SIE: Siemens AG: Half-yearly Report UK Regulatory Announcement MUNICH, Germany SIEMENS Earnings Release Q2 2013 January 1 to March 31, 2013 MIXED PICTURE, FOCUS ON EXECUTION Lower Revenue & Total Sectors profit Double-digit order growth, EPS up 17% Peter Löscher, President and Chief Executive Officer of Siemens AG “Results for the second quarter show a mixed picture. While we were able to clearly increase orders, we still have challenges regarding revenue and profit. Even more we’re focusing on the factors that lie in our own hands: we’re rigorously executing our company-wide Siemens 2014 program.” Financial Highlights:* *Orders for the second quarter rose 20% year-over-year, to €21.451 billion, due primarily to large orders. The book-to-bill ratio was 1.19, and Siemens’ order backlog increased to €101 billion at the end of the quarter. *Revenue for the second quarter was €18.011 billion, 7% below the prior-year level. *Total Sectors Profit declined to €1.374 billion due primarily to lower profit in Industry and Infrastructure & Cities. *Income from continuing operations increased slightly to €982 million. For comparison, the prior-year period included an equity investment loss of €640 million related to NSN. *Net income improved to €1.030 billion, including a positive contribution from discontinued operations. Corresponding basic EPS was €1.20, up from €1.03 in the prior-year period, benefiting from share buybacks between the periods under review. *Free cash flow from continuing operations improved to €1.375 billion from €532 million in the second quarter a year ago. * At the end of the second quarter Siemens’ solar business no longer fulfilled the conditions to be classified as discontinued operations according to IFRS. It was therefore reclassified to continuing operations and its results are reported within the Energy Sector. Results for prior periods are presented on a comparable basis. Siemens still intends to exit the solar business. ORDERS AND REVENUE Double-digit order growth, book to bill above 1 While macroeconomic conditions remained challenging in the second quarter, Siemens won major long-cycle contracts for wind power and trains that drove a 20% increase in orders year-over-year. In contrast, revenue came in 7% lower compared to the prior-year period. On a comparable basis, excluding currency translation and portfolio effects, revenue was 6% lower. The book-to-bill ratio for Siemens was 1.19, the order backlog (defined as the sum of the order backlogs of the Sectors) increased to €101 billion. Broad-based revenue decline Weaker investment sentiment in recent quarters was evident in second-quarter revenue, which declined in all Sectors and reporting regions. On a regional basis, revenue declined significantly in the Americas and moderately in the region comprising Europe, the Commonwealth of Independent States, Africa and the Middle East (Europe/CAME) and in the Asia, Australia region. Emerging markets on a global basis declined 4% year-over-year, and accounted for €5.938 billion, or 33%, of total revenue for the second quarter. Orders climb on large contract wins in Europe The Energy and Infrastructure & Cities Sectors both won a pair of major orders in Europe/CAME that drove their double-digit order increases compared to the prior-year period. Healthcare showed moderate order growth year-over-year, while orders fell at Industry on weaker demand for its short-cycle businesses and renewable energy offerings. On a geographic basis, Europe/CAME and the Americas showed double-digit increases due to higher volumes from large orders. Emerging markets on a global basis grew faster than orders overall, at 24% year-over-year, and accounted for €6.795 billion, or 32%, of total orders for the quarter. INCOME AND PROFIT Profit declines at Industry, Infrastructure & Cities Total Sectors profit declined to €1.374 billion from €1.929 billion in the second quarter a year earlier. Industry profit declined to €350 million from €662 million a year earlier, due mainly to more challenging market conditions for its short-cycle businesses. Profit in Infrastructure & Cities fell to €27 million from €270 million a year earlier, due largely to charges of €161 million related to high-speed rail projects. Energy delivered €551 million in profit, down 4% compared to the prior-year period. Charges related to grid connection projects totaled €84 million in the second quarter compared to €278 million a year earlier. Healthcare contributed €445 million in profit, up 5% year-over-year. Total Sectors profit included charges of €104 million for the “Siemens 2014” productivity improvement program: €49 million in Industry, €23 million in Infrastructure & Cities, €20 million in Energy, and €13 million in Healthcare. The program is expected to generate substantially higher charges in the second half of the fiscal year. Stable income from continuing operations Income from continuing operations of €982 million was slightly above the prior-year level, as lower Total Sectors profit was offset by improvements outside the Sectors. Above all, Equity Investments posted a profit of €8 million in the current quarter compared to a loss of €594 million a year earlier. Basic EPS from continuing operations rose to €1.14 from €1.08 a year earlier, benefiting from share buybacks between the periods under review. Discontinued operations turns positive Second-quarter net income was up 10%, at €1.030 billion. Corresponding EPS rose 17%, to €1.20 from €1.03 in the prior-year period, due to share buybacks as mentioned above. The increase in net income was due primarily to discontinued operations, which contributed €48 million in the current period. A year earlier, discontinued operations posted a loss of €41 million, due mainly to a burden of €142 million (pretax) from a settlement related to Greece. Income from discontinued operations related to Siemens IT Solutions and Services in the current period was a negative €9 million compared to a positive €42 million a year earlier. Income from discontinued operations related to OSRAM rose to €57 million, up from €25 million a year ago. OSRAM reported a 3% decline in revenue compared to the second quarter a year ago (0% decline on an organic basis). Additional information regarding OSRAM is on page 13. CASH, RETURN ON CAPITAL EMPLOYED (ROCE), PENSION FUNDED STATUS Strong improvement in Free cash flow Free cash flow from continuing operations was €1.375 billion, up strongly from €532 million in the same period a year ago, due primarily to an improved cash performance at the Sector level. The main component of Free cash flow from continuing operations in the second quarter was Income from continuing operations. Cash inflows related to the decrease in operating net working capital were €0.4 billion, including customer payments received particularly in Energy. Siemens again took advantage of extraordinarily favorable conditions to raise new long-term debt. The total amount raised was €3.5 billion, denominated in both euros and the U.S. dollar, with maturities ranging from 2018 to 2028. The new debt raised was partly offset by the redemption of bonds totaling €2 billion. Another major cash outflow during the second quarter was €2.5 billion for dividend payments. All these cash flows were financing activities and therefore not part of Free cash flow. Pension plan underfunding remains largely unchanged The estimated underfunding of Siemens’ pension plans as of March 31, 2013 amounted to €9.0 billion, compared to an underfunding of €8.9 billion at the end of the first quarter. ENERGY SECTOR Profit near prior-year level, double-digit order growth Energy reported second-quarter profit of €551 million, down 4% year-over-year due mainly to lower revenue. Power Transmission narrowed its loss due largely to substantially reduced project charges. Fossil Power Generation contributed lower earnings than a year earlier, but still accounted for most of the Sector’s profit and was the highest profit performer among all Siemens Divisions. Profit at Wind Power fell compared to the strong second quarter a year ago, while earnings at Oil & Gas came in close to the prior-year level. Siemens’ solar business was reclassified from discontinued operations during the second quarter, and its results are reported within Energy. The business posted a loss of €21 million, nearly unchanged from the second quarter a year earlier. Additional information regarding the solar business is on page 13. Energy recorded €20 million in charges under the “Siemens 2014” productivity program. Second-quarter revenue declined 9%, including lower revenue at Fossil Power Generation and Wind Power. On a geographic basis, lower revenue in the current period was due primarily to the Americas region, where Wind Power orders were strongly influenced in the second half of calendar 2012 by uncertainties in the U.S. market. Orders for the quarter jumped 46% year-over-year, due mainly to two large offshore wind-farm orders at Wind Power. Order intake remained close to prior-year levels at Fossil Power Generation and Oil & Gas, while lower orders at Power Transmission were influenced by more selective order intake. On a regional basis, orders rose sharply in Europe/CAME and the Americas but fell in Asia, Australia. The book-to-bill ratio for Energy was 1.35, and its order backlog was €58 billion at the end of the quarter. Lower revenue reduces profit contribution Second-quarter profit at Fossil Power Generation came in at €431 million, including a strong contribution from the service business. The main factor in the Division’s profit decline year-over-year was significantly lower revenue, resulting mainly from declining order intake for turnkey projects in prior quarters. Orders for the current period were up 4% year-over-year, with increases in the Americas and Europe/CAME more than offsetting lower orders in Asia, Australia. Sharp order growth, revenue and profit down Second-quarter profit at Wind Power was €53 million, down from €130 million in a particularly strong quarter for revenue-driven profit a year earlier. Key factors in the change included lower revenue and a less favorable revenue mix. Revenue declined 19% due to the onshore wind farm business, where the U.S is the largest national market for Wind Power. New projects in the U.S. were halted or postponed in late 2012 due to uncertainty regarding continuation of production tax incentives. The resulting order gap led to a steep drop in second-quarter revenue in the Americas region compared to a year earlier. In contrast, orders in the current period climbed sharply due mainly to the off-shore wind farm business, which typically has longer lead times between orders and revenue recognition. The Europe/CAME region posted the two large orders mentioned above as well as a major service contract in Germany, and led strong order growth for all three reporting regions. Stable profit contribution Second-quarter profit at Oil & Gas was €125 million, compared to €131 million in the same period a year earlier. Revenue and orders for the Division were close to prior-year levels. Grid connection charges fall, though challenges remain Power Transmission reported a loss of €49 million, compared to a loss of €169 million in the same quarter a year earlier. The improvement is due primarily to substantially lower charges related mainly to grid connections to offshore-wind farms, totaling €84 million in the current period. A year earlier, these charges totaled €278 million, partly offset by the release of a provision of €64 million related to a successful project completion. Second-quarter revenue for the Division was close to the prior-year level, while orders came in 9% lower in part due to more selective order intake in Europe/CAME. The Division expects continuing challenges in coming quarters, including the transport and installation of platforms for grid connections to certain offshore wind farms. HEALTHCARE SECTOR Order growth, continued strong profit performance Second-quarter profit in the Healthcare Sector rose to €445 million, due to improvements in cost position resulting from the Sector’s ongoing Agenda 2013 initiative as well as lower charges associated with this initiative. These charges totaled €13 million in the current period compared to €38 million in the prior-year period. Profit development improved despite lower revenue and an excise tax on medical devices sold in the U.S., which was introduced on January 1, 2013 and affected most businesses in the Sector. Profit at Diagnostics rose to €84 million from €67 million in the prior-year period. The increase was due in part to Agenda 2013, including both improve-ments in cost position and lower charges associated with the initiative compared to the prior-year period. These charges declined to €8 million from €20 million a year ago. Purchase price allocation (PPA) effects related to past acquisitions at Diagnostics were €42 million in the second quarter. A year earlier, Diagnostics recorded €43 million in PPA effects. Second-quarter revenue for Healthcare was down 2% year-over-year, on declines at most businesses. Orders were up 3%, driven by the Sector’s imaging businesses. On a regional basis, slight growth in Asia, Australia did not offset lower revenue in Europe/CAME and the Americas. Significant order growth in the region Asia, Australia was highlighted by double-digit increases in China. The book-to-bill ratio for the Sector was 1.02, and Healthcare's order backlog was €7 billion at the end of the second quarter. The Diagnostics business saw a slight revenue decline to €963 million from €976 million a year earlier. On a regional basis, Diagnostics revenue followed the same pattern as the Sector. INDUSTRY SECTOR Challenging market conditions continue Industry continued to face more challenging market conditions compared to the prior year, affecting results for both short-cycle businesses and renewable energy offerings. Due mainly to lower capacity utilization and a less favorable business mix, profit at Industry declined to €350 million in the second quarter, well below €662 million a year earlier. Profit was also burdened by €49 million in charges under the “Siemens 2014” productivity program, with the majority of the charges coming at Drive Technologies. Revenue and orders were down 9% and 10% respectively on declines in both Divisions and in the metals technologies business. On a geographic basis, revenue was lower in all three regions including double-digit declines in Asia, Australia and the Americas. The decline in orders was spread more evenly among the regions but was particularly evident in the important Chinese and German markets. The Sector’s book-to-bill ratio was 1.00 and its order backlog at the end of the quarter was €11 billion. Lower revenue, M&A and mix effects take profit lower Profit at Industry Automation declined sharply year-over-year, to €201 million, as lower sales reduced capacity utilization and resulted in a less favorable revenue mix compared to the prior-year period. Profit also included PPA effects associated with the integration of LMS International NV (LMS) beginning in the current quarter. Revenue and orders both fell 7% including declines in most of the Division’s businesses. A notable exception was the Division’s industrial IT and software business, which benefited from recent acquisitions including LMS. PPA effects related to the acquisition of UGS Corp. in fiscal 2007 were €38 million in the current quarter, compared to €36 million a year earlier. PPA effects related to long-lived assets from the acquisition of LMS were €11 million in the current quarter. Effects from deferred revenue adjustments and inventory step-ups related to LMS totaled an additional €14 million. Based on current assumptions, similar amounts are expected in the final two quarters of fiscal 2013. Short-cycle businesses burden profit Second-quarter profit at Drive Technologies fell to €147 million, due mainly to profit declines in the Division’s higher-margin short-cycle businesses and offerings for renewable energy. Both saw double-digit declines in revenue year-over-year. For the Division overall, second-quarter revenue was down 10% from the prior-year level, including double-digit declines in the Americas and Asia, Australia. Orders came in 11% lower, due mainly to weaker demand in Europe/CAME. INFRASTRUCTURE & CITIES SECTOR Profit falls on project charges, weaker revenue Profit at Infrastructure & Cities declined to €27 million in the second quarter from €270 million in the same period a year earlier. The Sector recorded project charges of €161 million related to high-speed trains, and took charges of €23 million related to the “Siemens 2014” productivity program. Profit development was held back also by a 5% decline in revenue compared to the prior-year period. Both Europe/CAME and the Americas posted lower revenue year-over-year, more than offsetting higher sales in the Asia, Australia region. In contrast, orders rose substantially year-over-year, driven by major orders in Europe/CAME. The Sector’s book-to-bill ratio was 1.28 and its order backlog at the end of the quarter was €25 billion. Rolling stock charges burden profitability Transportation & Logistics posted a loss of €156 million compared to profit of €75 million a year earlier. This decline was due mainly to the €161 million in charges mentioned above, which primarily involve delays related to receiving certification for new trains. In addition, Transportation & Logistics’ business mix was less favorable due to lower margins associated with large long-term contracts from prior periods and revenue declined 7% year-over-year. Order intake in the current period rose sharply, benefiting from two major rolling stock orders in Europe/CAME. The Transportation & Logistics business expects continuing challenges in coming quarters, related to fulfillment of contracts for high-speed rail projects. After the end of the second quarter of fiscal 2013, the European Commission authorized Siemens’ acquisition of Invensys Rail.The transaction is expected to close in the third quarter, at the beginning of May. Stable profit and revenue Power Grid Solutions & Products posted €98 million in second-quarter profit, near the prior-year level. While earnings from the smart grid solutions business rose on a more favorable business mix, profit from the low and medium voltage business declined compared to the prior-year period. Revenue came in slightly below the prior-year level, with revenue growth in the Americas partly offsetting a decline in Europe/CAME. Orders were down 6% year-over-year, including lower demand in the Americas and Europe/CAME. Profit falls on lower revenue Second-quarter profit at Building Technologies declined to €59 million from €77 million a year earlier, driven mainly by a 5% decline in revenue. Orders for the second quarter were nearly level year-over-year. On a geographic basis, revenue was lower in all three reporting regions. Orders in the Americas region rose, including a large order for an energy efficiency project in the U.S. while orders in Asia, Australia were lower year-over-year. EQUITY INVESTMENTS AND FINANCIAL SERVICES Loss from NSN sharply reduced Profit from Equity Investments in the second quarter was €8 million compared to a loss of €594 million a year earlier. This improvement was due mainly to a substantially smaller loss related to Siemens’ share in Nokia Siemens Networks B.V. (NSN). The loss was €62 million in the current quarter compared to a loss of €640 million in the prior-year quarter. NSN reported to Siemens that in the current quarter it took €129 million in restructuring charges and other associated items, including net charges related to country and contract exits. Restructuring charges and other associated items totaled €772 million in the second quarter a year earlier. Results from equity investments are expected to be volatile in coming quarters. Sharp profit increase at Financial Services Financial Services (SFS) continued to execute its growth strategy. Higher total assets year-over-year helped generate a higher interest result compared to the second quarter a year ago. For comparison, the prior-year period included burdens on profit related to certain activities in the U.S. As a result, profit (defined as income before income taxes) rose to €113 million from €74 million in the prior-year period. Total assets rose to €17.872 billion, a moderate increase from the level at the beginning of the fiscal year. CORPORATE ITEMS AND PENSIONS Corporate items and pensions reported a loss of €153 million in the second quarter compared to a positive €12 million in the same period a year earlier. The loss at Corporate items was €46 million, compared to a positive €101 million in the same quarter a year earlier. The prior-year period included positive effects totaling €95 million related to legal and regulatory matters. Centrally carried pension expense totaled €106 million in the second quarter, compared to €89 million in the prior- year period. SOLAR BUSINESS RECLASSIFIED AS CONTINUING OPERATIONS At the end of the second quarter of fiscal 2013, Siemens’ solar business no longer fulfilled the conditions to be classified as discontinued operations according to IFRS. The business therefore was reclassified to continuing operations and is reported within the Energy Sector. Prior-period results are presented on a comparable basis. In fiscal 2012, orders and revenue of the business were €50 million and €199 million, respectively; it posted a pre-tax loss of €259 million. In the first quarter of fiscal 2013, the business recorded a pre-tax loss of €157 million, which included an impairment charge of €115 million. In the second quarter of fiscal 2013, the pre-tax loss amounted to €21 million. Siemens still intends to exit the solar business, and expects a total negative impact on income from continuing operations of approximately €0.3 billion from this portfolio matter in fiscal 2013. OSRAM SPIN-OFF At the Annual Shareholders’ Meeting of Siemens AG on January 23, 2013, Siemens’ shareholders approved the previously proposed spin-off of OSRAM. Siemens plans to retain a 17.0% stake in OSRAM after the spin-off and will additionally contribute a 2.5% stake to the Siemens Pension Trust e.V. Based on the shareholders’ approval Siemens recognized a spin-off liability amounting to €2.6 billion. The spin-off liability reflects 80.5% of the fair value of OSRAM and reduces retained earnings at the same amount. During the second quarter of fiscal 2013, an action for annulment and voidance was brought against the OSRAM spin-off resolution of the Annual Shareholders’ Meeting, blocking its registration into the German Commercial registers in Berlin and Munich. As part of a so-called judicial release procedure, Siemens filed a motion with the Munich Higher Regional Court to remove the blocking. After the end of the second quarter, the Court approved Siemens’ motion. The Company is continuing to take appropriate steps to complete the spin-off as approved and expects a public listing of OSRAM Licht AG in July 2013. OUTLOOK In fiscal 2013, Siemens is implementing “Siemens 2014,” a company-wide program supporting our One Siemens framework for sustainable value creation. The goal of the program is to raise our Total Sectors profit margin to at least 12% by fiscal 2014. For fiscal 2013, we confirm our expectations of moderate organic order growth. With continuing challenges for our businesses whose results react strongly to short-term changes in the economic environment, we now anticipate a moderate decline in revenue on an organic basis compared to the prior year. Charges associated with the Siemens 2014 program in the Sectors are expected to total up to €0.9 billion for the full fiscal year. Given these developments and financial results for the first half, we expect income from continuing operations in fiscal 2013 to approach the low end of our original expectation, €4.5 billion, before impacts related to legal and regulatory matters and significant portfolio effects which we expect to burden income by up to €0.5 billion due primarily to the solar business. NOTES AND FORWARD-LOOKING STATEMENTS All figures are preliminary and unaudited. Financial Publications are available for download at: www.siemens.com/ir -> Publications & Events. This document includes supplemental financial measures that are or may be non-GAAP financial measures. Orders and order backlog; adjusted or organic growth rates of revenue and orders; book-to-bill ratio; Total Sectors profit; return on equity (after tax), or ROE (after tax); return on capital employed (adjusted), or ROCE (adjusted); Free cash flow, or FCF; cash conversion rate, or CCR; adjusted EBITDA; adjusted EBIT; adjusted EBITDA margins, earnings effects from purchase price allocation, or PPA effects; net debt and adjusted industrial net debt are or may be such non-GAAP financial measures. These supplemental financial measures should not be viewed in isolation as alternatives to measures of Siemens’ financial condition, results of operations or cash flows as presented in accordance with IFRS in its Consolidated Financial Statements. Other companies that report or describe similarly titled financial measures may calculate them differently. Definitions of these supplemental financial measures, a discussion of the most directly comparable IFRS financial measures, information regarding the usefulness of Siemens’ supplemental financial measures, the limitations associated with these measures and reconciliations to the most comparable IFRS financial measures are available on Siemens’ Investor Relations website at www.siemens.com/nonGAAP. For additional information, see supplemental financial measures and the related discussion in Siemens’ most recent annual report on Form 20-F, which can be found on our Investor Relations website or via the EDGAR system on the website of the United States Securities and Exchange Commission. This document contains statements related to our future business and financial performance and future events or developments involving Siemens that may constitute forward-looking statements. These statements may be identified by words such as “expects,” “looks forward to,” “anticipates,” “intends,” “plans,” “believes,” “seeks,” “estimates,” “will,” “project” or words of similar meaning. We may also make forward-looking statements in other reports, in presentations, in material delivered to stockholders and in press releases. In addition, our representatives may from time to time make oral forward-looking statements. Such statements are based on the current expectations and certain assumptions of Siemens’ management, and are, therefore, subject to certain risks and uncertainties. A variety of factors, many of which are beyond Siemens’ control, affect Siemens’ operations, performance, business strategy and results and could cause the actual results, performance or achievements of Siemens to be materially different from any future results, performance or achievements that may be expressed or implied by such forward-looking statements or anticipated on the basis of historical trends. These factors include in particular, but are not limited to, the matters described in Item 3: Key information—Risk factors of our most recent annual report on Form 20-F filed with the SEC, in the chapter “Risks” of our most recent annual report prepared in accordance with the German Commercial Code, and in the chapter “Report on risks and opportunities” of our most recent interim report. Further information about risks and uncertainties affecting Siemens is included throughout our most recent annual and interim reports, as well as our most recent earnings release, which are available on the Siemens website, www.siemens.com, and throughout our most recent annual report on Form 20-F and in our other filings with the SEC, which are available on the Siemens website, www.siemens.com, and on the SEC’s website, www.sec.gov. Should one or more of these risks or uncertainties materialize, or should underlying assumptions prove incorrect, actual results, performance or achievements of Siemens may vary materially from those described in the relevant forward-looking statement as being expected, anticipated, intended, planned, believed, sought, estimated or projected. Siemens neither intends, nor assumes any obligation, to update or revise these forward-looking statements in light of developments which differ from those anticipated. Due to rounding, numbers presented throughout this and other documents may not add up precisely to the totals provided and percentages may not precisely reflect the absolute figures. For tables omitted, please go to: http://www.siemens.com/press/pool/de/events/2013/corporate/2013-Q2/2013-Q2-earnings-release-e.pdf For the full report, please go to: http://www.siemens.com/investor/pool/en/investor_relations/financial_publications/speeches_and_presentations/q22013/q2_interim_report.pdf Media Relations: Alexander Becker Phone: +49 89 636-36558 E-mail: email@example.com Oliver Santen Phone: +49 89 636-36669 E-mail: firstname.lastname@example.org Siemens AG, 80333 Munich, Germany Contact: Siemens AG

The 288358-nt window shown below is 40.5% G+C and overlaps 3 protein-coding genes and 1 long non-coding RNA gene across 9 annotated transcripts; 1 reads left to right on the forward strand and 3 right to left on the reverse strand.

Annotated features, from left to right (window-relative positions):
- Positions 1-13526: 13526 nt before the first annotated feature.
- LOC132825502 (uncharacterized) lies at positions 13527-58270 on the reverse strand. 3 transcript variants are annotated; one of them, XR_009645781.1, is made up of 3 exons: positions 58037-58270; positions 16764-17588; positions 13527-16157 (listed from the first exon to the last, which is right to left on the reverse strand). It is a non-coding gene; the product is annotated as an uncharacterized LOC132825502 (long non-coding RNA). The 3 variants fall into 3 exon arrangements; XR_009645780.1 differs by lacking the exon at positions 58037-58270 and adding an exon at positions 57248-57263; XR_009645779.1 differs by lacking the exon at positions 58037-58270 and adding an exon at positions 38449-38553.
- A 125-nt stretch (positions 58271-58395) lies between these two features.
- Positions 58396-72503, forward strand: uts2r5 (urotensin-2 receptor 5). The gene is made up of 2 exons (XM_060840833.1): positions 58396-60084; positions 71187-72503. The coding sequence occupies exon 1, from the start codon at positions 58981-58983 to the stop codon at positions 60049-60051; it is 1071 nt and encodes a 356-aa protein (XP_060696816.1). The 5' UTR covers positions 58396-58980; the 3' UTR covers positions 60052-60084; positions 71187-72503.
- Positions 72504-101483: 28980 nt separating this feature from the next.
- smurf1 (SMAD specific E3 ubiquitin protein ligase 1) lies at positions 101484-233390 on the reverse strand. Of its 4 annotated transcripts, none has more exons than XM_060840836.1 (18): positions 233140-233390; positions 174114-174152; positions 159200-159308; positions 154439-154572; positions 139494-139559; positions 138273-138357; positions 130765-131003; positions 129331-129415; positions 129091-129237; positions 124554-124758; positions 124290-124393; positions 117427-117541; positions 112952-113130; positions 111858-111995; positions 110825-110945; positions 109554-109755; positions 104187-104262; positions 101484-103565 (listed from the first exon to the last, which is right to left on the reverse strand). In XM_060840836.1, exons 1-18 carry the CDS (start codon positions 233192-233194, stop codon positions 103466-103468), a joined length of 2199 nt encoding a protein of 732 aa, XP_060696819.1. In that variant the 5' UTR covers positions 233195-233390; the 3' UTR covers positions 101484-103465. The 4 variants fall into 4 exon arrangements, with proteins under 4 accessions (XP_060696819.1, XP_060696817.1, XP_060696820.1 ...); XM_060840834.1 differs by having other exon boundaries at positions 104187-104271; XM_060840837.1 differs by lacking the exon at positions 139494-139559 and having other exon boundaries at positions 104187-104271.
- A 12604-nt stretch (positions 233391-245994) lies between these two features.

SIE: Siemens AG: Half-yearly Report